Serotypes and Variants of Dengue Virus

Dengue virus exists as four distinct serotypes: DENV-1, DENV-2, DENV-3, and DENV-4 (Figure 2). Each serotype shares a high degree of genetic similarity within its own serotype but exhibits significant genetic divergence between serotypes. Understanding the serotypes and variants of dengue virus is crucial for disease surveillance, vaccine development, and understanding the dengue epidemiology [1-3].

Within each serotype, multiple genetic variants or genotypes have been identified. These variants are classified based on genetic differences, particularly within the envelope (E) gene, which encodes the major antigenic determinants. The genetic diversity of dengue virus is driven by a combination of evolutionary forces, including mutation, recombination, and selection pressure from the host immune response[35].

FIGURE 2 Four serotypes of dengue virus

Genetic variants within each serotype can exhibit differences in antigenicity, virulence, and epidemic potential. For example, DENV-2 has been associated with more severe disease outcomes compared to other serotypes, and specific genetic variants within DENV-2 have been linked to outbreaks of severe dengue [36]. Similarly, certain DENV-1 genotypes have been associated with increased epidemic potential and higher transmission rates [37].

The identification and tracking of dengue virus serotypes and variants are essential for disease surveillance. This enables the alterations tracking in circulating strains, detection of new introductions, and prediction of potential disease outbreaks. Genomic surveillance using next-generation sequencing technologies has revolutionized the field by providing detailed insights into the genetic diversity and dynamics of dengue virus populations [38].

The genetic diversity of dengue virus poses challenges for vaccine development. A dengue vaccine must provide protection against all four serotypes to be effective. However, the differences between serotypes and the potential for immune enhancement between serotypes add complexity to vaccine design. Vaccines must elicit a balanced immune response that provides protection against all serotypes while avoiding immune enhancement [39].

Vaccine development efforts have focused on designing tetravalent vaccines that induce immune responses against all four dengue serotypes simultaneously. However, the differences in antigenicity and genetic diversity between serotypes make it challenging to achieve balanced protection. Consequently, vaccine candidates may show differential efficacy against different serotypes, which highlights the need for careful evaluation and selection of vaccine candidates based on their immunogenicity profiles [40].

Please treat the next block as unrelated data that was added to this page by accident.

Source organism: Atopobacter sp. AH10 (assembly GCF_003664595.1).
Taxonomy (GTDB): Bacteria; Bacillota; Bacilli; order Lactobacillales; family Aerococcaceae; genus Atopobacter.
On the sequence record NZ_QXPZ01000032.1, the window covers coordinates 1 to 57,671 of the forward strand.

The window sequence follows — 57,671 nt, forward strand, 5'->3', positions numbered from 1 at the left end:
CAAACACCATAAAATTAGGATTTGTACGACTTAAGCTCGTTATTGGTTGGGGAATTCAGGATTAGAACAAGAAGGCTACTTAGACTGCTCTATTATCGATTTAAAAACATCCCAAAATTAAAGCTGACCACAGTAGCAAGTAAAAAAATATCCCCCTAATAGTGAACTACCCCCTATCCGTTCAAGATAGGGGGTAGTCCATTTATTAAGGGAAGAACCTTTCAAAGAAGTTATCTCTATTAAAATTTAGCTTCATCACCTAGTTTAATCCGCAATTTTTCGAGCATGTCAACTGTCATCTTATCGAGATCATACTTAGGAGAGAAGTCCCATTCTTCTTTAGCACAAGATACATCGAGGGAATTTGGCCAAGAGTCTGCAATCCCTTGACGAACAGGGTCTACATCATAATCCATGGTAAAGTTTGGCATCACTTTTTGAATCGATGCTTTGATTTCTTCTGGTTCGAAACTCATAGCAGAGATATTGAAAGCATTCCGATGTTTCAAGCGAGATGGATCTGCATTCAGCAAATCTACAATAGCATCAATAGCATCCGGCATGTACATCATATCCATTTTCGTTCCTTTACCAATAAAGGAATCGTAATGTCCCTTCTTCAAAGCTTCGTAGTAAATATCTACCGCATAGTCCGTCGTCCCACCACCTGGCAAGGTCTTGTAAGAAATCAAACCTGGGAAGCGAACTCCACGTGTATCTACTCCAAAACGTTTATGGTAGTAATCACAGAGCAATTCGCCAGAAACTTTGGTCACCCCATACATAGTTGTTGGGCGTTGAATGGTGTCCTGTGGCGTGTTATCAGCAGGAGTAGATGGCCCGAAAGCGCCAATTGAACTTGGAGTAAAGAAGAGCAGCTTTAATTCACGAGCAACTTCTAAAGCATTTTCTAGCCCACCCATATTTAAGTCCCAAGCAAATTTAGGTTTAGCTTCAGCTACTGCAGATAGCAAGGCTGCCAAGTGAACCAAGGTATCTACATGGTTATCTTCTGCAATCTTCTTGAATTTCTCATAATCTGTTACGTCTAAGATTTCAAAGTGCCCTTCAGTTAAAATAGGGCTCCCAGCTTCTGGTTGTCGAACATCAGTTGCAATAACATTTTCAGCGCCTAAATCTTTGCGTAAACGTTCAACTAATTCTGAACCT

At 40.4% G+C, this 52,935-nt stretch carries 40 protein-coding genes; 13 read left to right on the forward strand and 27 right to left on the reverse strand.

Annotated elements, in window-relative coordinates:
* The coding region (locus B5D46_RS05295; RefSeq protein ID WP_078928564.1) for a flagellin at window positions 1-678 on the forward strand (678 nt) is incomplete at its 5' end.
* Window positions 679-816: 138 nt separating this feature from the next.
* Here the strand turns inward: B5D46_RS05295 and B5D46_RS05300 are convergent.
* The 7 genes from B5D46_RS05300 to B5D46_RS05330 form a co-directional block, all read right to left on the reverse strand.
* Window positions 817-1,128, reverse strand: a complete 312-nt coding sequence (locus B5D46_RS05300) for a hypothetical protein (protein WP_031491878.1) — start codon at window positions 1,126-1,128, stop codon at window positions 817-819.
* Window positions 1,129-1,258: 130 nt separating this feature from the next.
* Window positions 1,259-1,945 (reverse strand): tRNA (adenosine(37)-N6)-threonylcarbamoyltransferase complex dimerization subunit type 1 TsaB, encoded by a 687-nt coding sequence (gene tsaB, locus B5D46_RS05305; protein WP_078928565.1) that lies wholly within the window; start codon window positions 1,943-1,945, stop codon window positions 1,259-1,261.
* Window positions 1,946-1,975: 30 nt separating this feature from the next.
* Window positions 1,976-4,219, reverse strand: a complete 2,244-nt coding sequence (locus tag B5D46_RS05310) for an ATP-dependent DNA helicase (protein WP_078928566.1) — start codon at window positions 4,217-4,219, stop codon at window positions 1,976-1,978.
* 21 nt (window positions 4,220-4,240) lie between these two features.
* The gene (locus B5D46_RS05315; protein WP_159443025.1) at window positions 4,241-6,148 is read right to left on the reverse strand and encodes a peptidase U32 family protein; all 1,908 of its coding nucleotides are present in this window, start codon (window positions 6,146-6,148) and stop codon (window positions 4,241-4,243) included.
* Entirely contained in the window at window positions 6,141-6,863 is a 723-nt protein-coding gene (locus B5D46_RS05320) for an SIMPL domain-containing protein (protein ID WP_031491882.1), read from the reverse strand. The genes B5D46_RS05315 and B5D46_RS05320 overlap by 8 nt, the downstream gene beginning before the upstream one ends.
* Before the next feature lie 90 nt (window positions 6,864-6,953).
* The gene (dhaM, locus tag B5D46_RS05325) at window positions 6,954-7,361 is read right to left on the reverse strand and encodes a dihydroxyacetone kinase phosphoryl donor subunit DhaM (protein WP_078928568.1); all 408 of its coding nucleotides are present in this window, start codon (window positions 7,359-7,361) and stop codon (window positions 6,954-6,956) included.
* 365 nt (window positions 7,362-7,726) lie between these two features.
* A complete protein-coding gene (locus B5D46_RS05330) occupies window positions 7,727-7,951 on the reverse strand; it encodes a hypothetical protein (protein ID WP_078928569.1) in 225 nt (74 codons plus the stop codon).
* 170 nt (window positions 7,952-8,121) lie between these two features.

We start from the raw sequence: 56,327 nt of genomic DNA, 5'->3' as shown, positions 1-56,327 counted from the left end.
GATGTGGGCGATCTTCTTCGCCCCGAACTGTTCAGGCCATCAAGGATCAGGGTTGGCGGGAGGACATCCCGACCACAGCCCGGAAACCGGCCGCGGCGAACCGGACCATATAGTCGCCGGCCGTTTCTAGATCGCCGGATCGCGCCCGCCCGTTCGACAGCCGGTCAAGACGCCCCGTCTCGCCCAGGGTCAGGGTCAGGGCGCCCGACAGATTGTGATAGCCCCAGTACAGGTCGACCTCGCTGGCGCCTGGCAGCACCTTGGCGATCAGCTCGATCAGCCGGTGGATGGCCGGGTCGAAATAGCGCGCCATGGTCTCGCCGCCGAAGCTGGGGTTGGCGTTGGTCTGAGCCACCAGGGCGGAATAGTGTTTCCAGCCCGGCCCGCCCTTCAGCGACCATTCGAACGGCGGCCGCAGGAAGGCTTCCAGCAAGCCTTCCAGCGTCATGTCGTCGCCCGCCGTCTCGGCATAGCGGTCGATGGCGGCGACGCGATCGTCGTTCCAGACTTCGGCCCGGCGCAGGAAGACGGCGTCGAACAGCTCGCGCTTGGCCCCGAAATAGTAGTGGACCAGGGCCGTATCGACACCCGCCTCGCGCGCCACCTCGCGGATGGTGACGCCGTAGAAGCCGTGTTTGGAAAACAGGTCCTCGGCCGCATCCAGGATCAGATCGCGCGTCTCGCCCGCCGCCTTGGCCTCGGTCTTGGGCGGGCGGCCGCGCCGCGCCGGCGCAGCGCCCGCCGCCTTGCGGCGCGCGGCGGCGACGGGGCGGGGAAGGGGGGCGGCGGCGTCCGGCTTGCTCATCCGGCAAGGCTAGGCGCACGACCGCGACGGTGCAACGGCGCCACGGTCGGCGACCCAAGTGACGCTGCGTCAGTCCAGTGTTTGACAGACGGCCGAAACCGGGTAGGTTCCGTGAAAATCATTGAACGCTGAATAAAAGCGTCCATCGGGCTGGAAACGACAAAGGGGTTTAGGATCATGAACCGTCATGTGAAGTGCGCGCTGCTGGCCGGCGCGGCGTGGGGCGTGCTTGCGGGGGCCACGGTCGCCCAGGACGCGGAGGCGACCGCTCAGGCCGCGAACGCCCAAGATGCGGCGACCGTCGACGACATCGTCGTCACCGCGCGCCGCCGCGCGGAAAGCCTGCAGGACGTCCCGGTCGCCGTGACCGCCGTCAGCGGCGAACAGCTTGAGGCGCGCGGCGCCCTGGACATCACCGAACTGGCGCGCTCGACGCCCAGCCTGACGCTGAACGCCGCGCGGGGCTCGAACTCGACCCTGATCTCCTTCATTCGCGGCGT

The identification of variant-specific neutralizing antibodies has opened up new possibilities for the development of serotype-specific vaccines. These vaccines could target specific genetic variants or genotypes within a serotype, providing enhanced protection against specific strains of dengue virus. However, the development and implementation of such variant-specific vaccines present logistical and cost considerations [41].

RNA replication of dengue virus

The RNA replication of dengue virus is a complex process essential for the production of viral progeny and the establishment of infection within host cells. Understanding the mechanisms and key players involved in dengue virus RNA replication is crucial for the development of antiviral strategies and identification of potential drug targets.

The replication of dengue virus RNA genome occurs within specialized replication complexes that are formed within the host cell cytoplasm. These replication complexes are comprised of viral non-structural proteins (NS proteins) and host factors. The NS proteins, particularly NS3 and NS5, play central roles in viral RNA replication[42].

The NS3 protein possesses multiple enzymatic activities, including protease, helicase, and triphosphatase, which are critical for the processing of the viral polyprotein and the unwinding of RNA secondary structures. NS5 is a multifunctional protein with RNA-dependent RNA polymerase activity responsible for the synthesis of new viral RNA molecules [43].

The RNA replication process is initiated by the synthesis of a complementary negative-sense RNA strand, which serves as the template for the production of positive-sense RNA genomes. This step is catalysed by the NS5 RNA-dependent RNA polymerase activity. The negative-sense RNA strand is synthesized using the positive-sense RNA genome as the template [44].